In 2013, it was a different Romney who took the CPAC stage, held this year at a big convention center in suburban Maryland. He looked tanned and rested, not so much eager to please as eager to stay involved as the Republicans seek to recover from last November’s failures.
Romney acknowledged mistakes, but did not go into specifics.
"Of course, I left the race disappointed that I didn't win,” he said, adding that he was “honored and humbled to have represented the values we believe in.”
“You are a winner!” an audience member shouted.
“It's up to us to make sure that we learn from our mistakes and my mistakes and that we take advantage of that learning to make sure that we take back the nation, take back the White House, get the Senate, and put in place conservative principles,” Romney said.
He gave shout-outs to numerous GOP governors, citing the actions of some.
“Gov. Nathan Deal in Georgia secured a constitutional amendment that makes sure they can have charter schools,” Romney said. “Gov. Rick Snyder – [cheers, applause] – got in place right-to-work legislation in Michigan. [Cheers, applause.] A number of these Republican governors were able to secure tort reform, and a whole horde of Republican governors inherited budgets that were badly out of balance and have replaced deficits with surpluses.”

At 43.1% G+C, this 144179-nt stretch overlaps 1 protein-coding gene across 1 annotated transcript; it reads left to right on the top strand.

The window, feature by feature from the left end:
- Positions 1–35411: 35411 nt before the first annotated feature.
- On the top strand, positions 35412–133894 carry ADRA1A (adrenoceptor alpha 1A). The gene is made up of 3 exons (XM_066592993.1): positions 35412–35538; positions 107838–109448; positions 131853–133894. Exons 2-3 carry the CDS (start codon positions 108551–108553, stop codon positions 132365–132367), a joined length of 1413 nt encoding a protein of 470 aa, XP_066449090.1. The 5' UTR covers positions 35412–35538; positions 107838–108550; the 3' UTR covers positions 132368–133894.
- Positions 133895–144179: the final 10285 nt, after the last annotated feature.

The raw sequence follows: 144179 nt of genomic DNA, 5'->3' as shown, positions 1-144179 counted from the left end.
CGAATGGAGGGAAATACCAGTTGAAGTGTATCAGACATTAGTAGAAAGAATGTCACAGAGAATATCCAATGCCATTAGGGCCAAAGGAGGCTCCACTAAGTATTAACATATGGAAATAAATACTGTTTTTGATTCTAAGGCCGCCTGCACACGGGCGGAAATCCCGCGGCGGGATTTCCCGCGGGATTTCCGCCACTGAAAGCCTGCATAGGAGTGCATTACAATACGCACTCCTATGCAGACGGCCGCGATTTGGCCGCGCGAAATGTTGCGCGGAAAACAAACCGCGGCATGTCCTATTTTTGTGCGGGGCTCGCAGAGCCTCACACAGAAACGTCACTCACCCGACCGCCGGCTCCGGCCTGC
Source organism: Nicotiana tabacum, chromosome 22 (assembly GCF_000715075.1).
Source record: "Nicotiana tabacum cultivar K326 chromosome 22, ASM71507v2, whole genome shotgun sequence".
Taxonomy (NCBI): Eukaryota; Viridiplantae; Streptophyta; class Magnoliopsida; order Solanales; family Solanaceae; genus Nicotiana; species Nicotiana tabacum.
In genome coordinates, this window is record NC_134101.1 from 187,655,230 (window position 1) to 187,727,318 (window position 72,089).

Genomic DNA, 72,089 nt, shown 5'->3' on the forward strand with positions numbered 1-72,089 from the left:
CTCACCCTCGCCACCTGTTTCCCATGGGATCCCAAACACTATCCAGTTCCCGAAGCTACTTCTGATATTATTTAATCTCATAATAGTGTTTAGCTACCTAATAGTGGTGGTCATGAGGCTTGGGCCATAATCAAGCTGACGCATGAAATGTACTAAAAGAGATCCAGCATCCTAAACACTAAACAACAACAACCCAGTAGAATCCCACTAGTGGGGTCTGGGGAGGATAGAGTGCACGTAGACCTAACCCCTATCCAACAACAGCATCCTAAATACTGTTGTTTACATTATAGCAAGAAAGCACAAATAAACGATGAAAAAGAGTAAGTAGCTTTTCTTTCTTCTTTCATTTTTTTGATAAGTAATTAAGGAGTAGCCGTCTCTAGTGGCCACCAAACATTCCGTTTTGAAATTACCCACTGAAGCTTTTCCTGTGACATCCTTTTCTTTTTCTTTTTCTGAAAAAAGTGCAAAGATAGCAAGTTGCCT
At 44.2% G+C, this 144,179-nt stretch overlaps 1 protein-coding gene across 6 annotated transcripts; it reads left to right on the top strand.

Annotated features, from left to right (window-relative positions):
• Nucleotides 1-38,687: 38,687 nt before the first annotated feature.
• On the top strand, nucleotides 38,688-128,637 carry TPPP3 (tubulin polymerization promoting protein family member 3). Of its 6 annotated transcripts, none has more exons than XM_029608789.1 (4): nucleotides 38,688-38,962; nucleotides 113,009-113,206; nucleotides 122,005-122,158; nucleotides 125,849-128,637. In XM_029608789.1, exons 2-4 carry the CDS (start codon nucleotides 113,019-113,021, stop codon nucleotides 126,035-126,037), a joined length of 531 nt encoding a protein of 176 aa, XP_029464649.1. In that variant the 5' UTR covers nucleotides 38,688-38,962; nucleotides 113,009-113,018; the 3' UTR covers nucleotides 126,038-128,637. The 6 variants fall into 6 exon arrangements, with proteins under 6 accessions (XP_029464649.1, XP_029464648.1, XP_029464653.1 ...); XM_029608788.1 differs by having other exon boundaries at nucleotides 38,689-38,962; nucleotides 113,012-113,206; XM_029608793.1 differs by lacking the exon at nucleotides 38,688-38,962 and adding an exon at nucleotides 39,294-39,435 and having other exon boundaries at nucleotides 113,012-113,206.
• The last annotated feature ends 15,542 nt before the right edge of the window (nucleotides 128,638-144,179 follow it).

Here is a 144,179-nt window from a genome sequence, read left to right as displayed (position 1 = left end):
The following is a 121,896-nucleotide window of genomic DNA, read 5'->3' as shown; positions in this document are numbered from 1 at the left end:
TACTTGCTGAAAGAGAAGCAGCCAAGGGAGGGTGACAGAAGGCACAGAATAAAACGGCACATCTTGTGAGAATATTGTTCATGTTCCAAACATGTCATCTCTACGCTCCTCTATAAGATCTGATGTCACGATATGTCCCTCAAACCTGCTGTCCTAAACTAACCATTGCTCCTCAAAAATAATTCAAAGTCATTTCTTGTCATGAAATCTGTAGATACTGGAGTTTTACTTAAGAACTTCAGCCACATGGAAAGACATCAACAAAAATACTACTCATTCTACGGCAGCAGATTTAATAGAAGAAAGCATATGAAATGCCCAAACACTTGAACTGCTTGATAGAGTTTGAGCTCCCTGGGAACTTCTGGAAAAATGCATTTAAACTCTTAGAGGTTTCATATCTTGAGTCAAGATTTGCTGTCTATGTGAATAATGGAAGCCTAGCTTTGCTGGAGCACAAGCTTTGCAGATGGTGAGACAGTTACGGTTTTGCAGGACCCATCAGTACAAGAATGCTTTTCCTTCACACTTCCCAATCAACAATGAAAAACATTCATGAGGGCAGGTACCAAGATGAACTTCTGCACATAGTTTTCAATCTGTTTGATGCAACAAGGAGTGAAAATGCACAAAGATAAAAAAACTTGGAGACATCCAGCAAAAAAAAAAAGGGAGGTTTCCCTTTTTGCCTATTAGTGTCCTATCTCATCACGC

Romney also spoke fondly of his former running mate, Rep. Paul Ryan (R) of Wisconsin. But earlier in the day, when Congressman Ryan spoke from the same podium, Romney’s name did not come up. Instead, Ryan wore his hat as chairman of the House Budget Committee, lampooning the budget released earlier this week by Senate Democrats.
“When you read it, you find that the Vatican's not the only place blowing smoke this week,” said Ryan, a possible contender for the 2016 GOP presidential nomination.